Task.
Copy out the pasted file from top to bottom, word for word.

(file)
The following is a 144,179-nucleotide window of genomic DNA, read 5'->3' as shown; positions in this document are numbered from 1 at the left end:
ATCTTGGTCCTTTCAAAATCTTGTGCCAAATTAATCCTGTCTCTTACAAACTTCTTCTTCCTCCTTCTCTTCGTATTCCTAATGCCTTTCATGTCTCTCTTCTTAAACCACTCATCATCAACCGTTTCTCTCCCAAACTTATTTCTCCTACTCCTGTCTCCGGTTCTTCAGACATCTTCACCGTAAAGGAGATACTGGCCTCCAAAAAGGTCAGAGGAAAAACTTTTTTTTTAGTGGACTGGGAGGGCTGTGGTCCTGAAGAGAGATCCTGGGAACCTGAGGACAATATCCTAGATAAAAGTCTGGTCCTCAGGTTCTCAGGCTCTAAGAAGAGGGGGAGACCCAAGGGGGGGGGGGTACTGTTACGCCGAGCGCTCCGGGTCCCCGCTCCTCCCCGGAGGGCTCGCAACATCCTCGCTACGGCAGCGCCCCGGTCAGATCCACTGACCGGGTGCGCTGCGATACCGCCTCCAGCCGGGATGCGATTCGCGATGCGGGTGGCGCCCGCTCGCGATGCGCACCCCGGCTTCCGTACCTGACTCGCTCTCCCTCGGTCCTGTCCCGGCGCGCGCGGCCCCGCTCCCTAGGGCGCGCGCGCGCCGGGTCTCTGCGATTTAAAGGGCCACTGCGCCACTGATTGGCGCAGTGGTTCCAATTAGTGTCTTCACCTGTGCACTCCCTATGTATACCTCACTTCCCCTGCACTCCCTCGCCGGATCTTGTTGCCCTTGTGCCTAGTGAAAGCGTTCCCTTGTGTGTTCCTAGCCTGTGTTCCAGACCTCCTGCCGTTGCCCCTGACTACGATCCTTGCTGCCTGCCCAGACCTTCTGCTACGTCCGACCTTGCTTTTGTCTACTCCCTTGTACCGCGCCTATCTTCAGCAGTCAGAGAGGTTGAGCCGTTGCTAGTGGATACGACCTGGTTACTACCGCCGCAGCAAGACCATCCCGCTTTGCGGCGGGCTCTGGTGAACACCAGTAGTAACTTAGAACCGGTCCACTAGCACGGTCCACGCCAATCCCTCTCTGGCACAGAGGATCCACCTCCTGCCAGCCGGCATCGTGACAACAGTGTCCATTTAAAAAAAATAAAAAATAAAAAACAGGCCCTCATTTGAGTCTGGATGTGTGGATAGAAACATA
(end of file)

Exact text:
The following is a 144,179-nucleotide window of genomic DNA, read 5'->3' as shown; positions in this document are numbered from 1 at the left end:
ATCTTGGTCCTTTCAAAATCTTGTGCCAAATTAATCCTGTCTCTTACAAACTTCTTCTTCCTCCTTCTCTTCGTATTCCTAATGCCTTTCATGTCTCTCTTCTTAAACCACTCATCATCAACCGTTTCTCTCCCAAACTTATTTCTCCTACTCCTGTCTCCGGTTCTTCAGACATCTTCACCGTAAAGGAGATACTGGCCTCCAAAAAGGTCAGAGGAAAAACTTTTTTTTTAGTGGACTGGGAGGGCTGTGGTCCTGAAGAGAGATCCTGGGAACCTGAGGACAATATCCTAGATAAAAGTCTGGTCCTCAGGTTCTCAGGCTCTAAGAAGAGGGGGAGACCCAAGGGGGGGGGGGTACTGTTACGCCGAGCGCTCCGGGTCCCCGCTCCTCCCCGGAGGGCTCGCAACATCCTCGCTACGGCAGCGCCCCGGTCAGATCCACTGACCGGGTGCGCTGCGATACCGCCTCCAGCCGGGATGCGATTCGCGATGCGGGTGGCGCCCGCTCGCGATGCGCACCCCGGCTTCCGTACCTGACTCGCTCTCCCTCGGTCCTGTCCCGGCGCGCGCGGCCCCGCTCCCTAGGGCGCGCGCGCGCCGGGTCTCTGCGATTTAAAGGGCCACTGCGCCACTGATTGGCGCAGTGGTTCCAATTAGTGTCTTCACCTGTGCACTCCCTATGTATACCTCACTTCCCCTGCACTCCCTCGCCGGATCTTGTTGCCCTTGTGCCTAGTGAAAGCGTTCCCTTGTGTGTTCCTAGCCTGTGTTCCAGACCTCCTGCCGTTGCCCCTGACTACGATCCTTGCTGCCTGCCCAGACCTTCTGCTACGTCCGACCTTGCTTTTGTCTACTCCCTTGTACCGCGCCTATCTTCAGCAGTCAGAGAGGTTGAGCCGTTGCTAGTGGATACGACCTGGTTACTACCGCCGCAGCAAGACCATCCCGCTTTGCGGCGGGCTCTGGTGAACACCAGTAGTAACTTAGAACCGGTCCACTAGCACGGTCCACGCCAATCCCTCTCTGGCACAGAGGATCCACCTCCTGCCAGCCGGCATCGTGACAACAGTGTCCATTTAAAAAAAATAAAAAATAAAAAACAGGCCCTCATTTGAGTCTGGATGTGTGGATAGAAACATA